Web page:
Growing up in the 1960s and 1970s, we had a different relationship with the sun. We didn’t think we looked good or “healthy” unless we had a tan. Ironic, isn’t it? I spent many hours in my teens and 20s laying out in the sun – burn, peel, repeat…until the tan took hold.
Skin cancer is the most common type of cancer but, thankfully, it is also one of the most treatable when it’s detected early. While survival rates are high, most skin cancer patients quickly that you’re not completely out of the woods once a skin cancer has been removed. Not only do your chances of recurrence increase, but preventative measures and changes to your daily routine are unavoidable. Just ask ABC News anchor Michelle Charlesworth.
Even after hearing that women who have ever been indoor tanning are six times more likely to be diagnosed with melanoma in their 20s than those who have never done so, it’s hard to believe skin cancer can happen at such a young age. Most young indoor tanners probably don’t believe it can happen to them.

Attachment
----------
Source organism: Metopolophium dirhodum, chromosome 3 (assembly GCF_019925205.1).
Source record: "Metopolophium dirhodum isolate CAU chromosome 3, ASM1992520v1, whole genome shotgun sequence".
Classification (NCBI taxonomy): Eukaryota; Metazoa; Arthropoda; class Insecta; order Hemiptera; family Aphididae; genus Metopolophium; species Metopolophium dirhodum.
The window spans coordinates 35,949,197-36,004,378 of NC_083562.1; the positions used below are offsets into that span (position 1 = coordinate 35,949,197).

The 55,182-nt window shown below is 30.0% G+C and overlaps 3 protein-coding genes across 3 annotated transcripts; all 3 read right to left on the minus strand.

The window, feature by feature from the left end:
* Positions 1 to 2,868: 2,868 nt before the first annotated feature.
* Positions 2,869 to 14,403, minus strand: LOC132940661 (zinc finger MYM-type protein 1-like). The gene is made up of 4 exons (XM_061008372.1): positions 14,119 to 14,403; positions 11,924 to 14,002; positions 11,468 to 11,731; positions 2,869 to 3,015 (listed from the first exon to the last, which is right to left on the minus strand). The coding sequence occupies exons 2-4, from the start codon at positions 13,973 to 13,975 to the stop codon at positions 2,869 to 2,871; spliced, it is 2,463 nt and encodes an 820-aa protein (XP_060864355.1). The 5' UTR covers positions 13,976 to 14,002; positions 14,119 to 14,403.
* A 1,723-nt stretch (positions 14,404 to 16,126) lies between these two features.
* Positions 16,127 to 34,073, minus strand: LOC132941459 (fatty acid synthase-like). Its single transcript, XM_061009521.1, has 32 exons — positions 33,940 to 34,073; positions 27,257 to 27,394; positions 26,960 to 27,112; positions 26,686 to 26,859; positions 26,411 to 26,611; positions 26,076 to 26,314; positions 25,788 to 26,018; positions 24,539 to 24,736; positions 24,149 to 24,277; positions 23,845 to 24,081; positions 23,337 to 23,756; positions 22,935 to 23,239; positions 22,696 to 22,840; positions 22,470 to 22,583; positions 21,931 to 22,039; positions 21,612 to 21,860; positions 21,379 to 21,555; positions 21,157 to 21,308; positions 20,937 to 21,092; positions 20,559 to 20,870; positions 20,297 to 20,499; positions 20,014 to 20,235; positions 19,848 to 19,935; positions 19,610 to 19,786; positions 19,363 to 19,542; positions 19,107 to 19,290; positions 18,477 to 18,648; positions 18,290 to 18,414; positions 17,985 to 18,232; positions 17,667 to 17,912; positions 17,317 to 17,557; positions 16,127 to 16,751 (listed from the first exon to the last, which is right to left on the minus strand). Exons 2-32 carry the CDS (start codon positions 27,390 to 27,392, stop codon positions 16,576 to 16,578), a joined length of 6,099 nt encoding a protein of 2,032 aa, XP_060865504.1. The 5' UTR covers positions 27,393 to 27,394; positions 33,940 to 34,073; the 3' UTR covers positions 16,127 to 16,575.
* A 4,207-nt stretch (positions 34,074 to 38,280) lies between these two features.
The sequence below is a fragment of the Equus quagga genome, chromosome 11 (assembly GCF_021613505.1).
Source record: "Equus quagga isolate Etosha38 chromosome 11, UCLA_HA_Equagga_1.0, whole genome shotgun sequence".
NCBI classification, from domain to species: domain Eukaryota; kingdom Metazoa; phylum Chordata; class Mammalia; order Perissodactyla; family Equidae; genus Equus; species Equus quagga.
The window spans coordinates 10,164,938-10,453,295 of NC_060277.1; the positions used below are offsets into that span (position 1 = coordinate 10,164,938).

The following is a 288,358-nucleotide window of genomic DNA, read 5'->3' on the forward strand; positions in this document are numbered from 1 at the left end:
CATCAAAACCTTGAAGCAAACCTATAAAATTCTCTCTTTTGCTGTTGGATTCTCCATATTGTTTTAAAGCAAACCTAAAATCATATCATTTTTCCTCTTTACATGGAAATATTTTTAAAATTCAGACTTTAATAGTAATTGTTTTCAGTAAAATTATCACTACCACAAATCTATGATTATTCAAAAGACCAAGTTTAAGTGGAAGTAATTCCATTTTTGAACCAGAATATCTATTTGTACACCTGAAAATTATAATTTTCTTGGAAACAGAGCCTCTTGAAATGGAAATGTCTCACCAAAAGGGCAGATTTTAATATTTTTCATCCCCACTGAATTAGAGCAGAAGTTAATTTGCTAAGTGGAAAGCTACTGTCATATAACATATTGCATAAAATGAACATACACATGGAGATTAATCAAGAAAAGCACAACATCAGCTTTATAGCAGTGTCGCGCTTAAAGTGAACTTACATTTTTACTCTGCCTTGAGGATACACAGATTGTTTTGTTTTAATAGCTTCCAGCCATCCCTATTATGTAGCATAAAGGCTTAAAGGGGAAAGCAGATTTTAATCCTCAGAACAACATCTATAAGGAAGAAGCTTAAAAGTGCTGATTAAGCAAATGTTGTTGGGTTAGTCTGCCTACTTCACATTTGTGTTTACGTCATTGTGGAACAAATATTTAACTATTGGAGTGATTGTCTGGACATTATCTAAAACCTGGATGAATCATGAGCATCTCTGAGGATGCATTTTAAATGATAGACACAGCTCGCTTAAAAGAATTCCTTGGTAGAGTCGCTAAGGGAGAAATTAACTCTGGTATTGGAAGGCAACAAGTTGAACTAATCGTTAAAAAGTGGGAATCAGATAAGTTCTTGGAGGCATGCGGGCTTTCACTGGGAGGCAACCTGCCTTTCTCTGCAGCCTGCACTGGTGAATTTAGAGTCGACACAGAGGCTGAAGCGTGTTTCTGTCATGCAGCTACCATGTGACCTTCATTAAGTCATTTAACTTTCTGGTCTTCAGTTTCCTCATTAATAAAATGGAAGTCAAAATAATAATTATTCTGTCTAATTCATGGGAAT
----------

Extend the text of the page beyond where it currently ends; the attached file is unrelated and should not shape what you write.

In the summer of 2006, Kevin noticed a mole on his shoulder that seemed to have changed colors, so he went to see a dermatologist. A biopsy determined that the mole was a malignant melanoma.
When Nicole Kinnunen started dating her husband-to-be, she spotted a large, strange-looking mole on his leg. He told her it was nothing. Eleven years after they married, that melanoma left their family without a husband and father.
Last Thanksgiving, The Skin Cancer Foundation staff shared what we were thankful for. This year, we asked our online community of skin cancer survivors to tell us what they’re grateful for this holiday season. Here are a few of their responses.
When the sun starts to set, the countdown begins. The children excitedly check an ultraviolet (UV) light meter, waiting for it to register zero.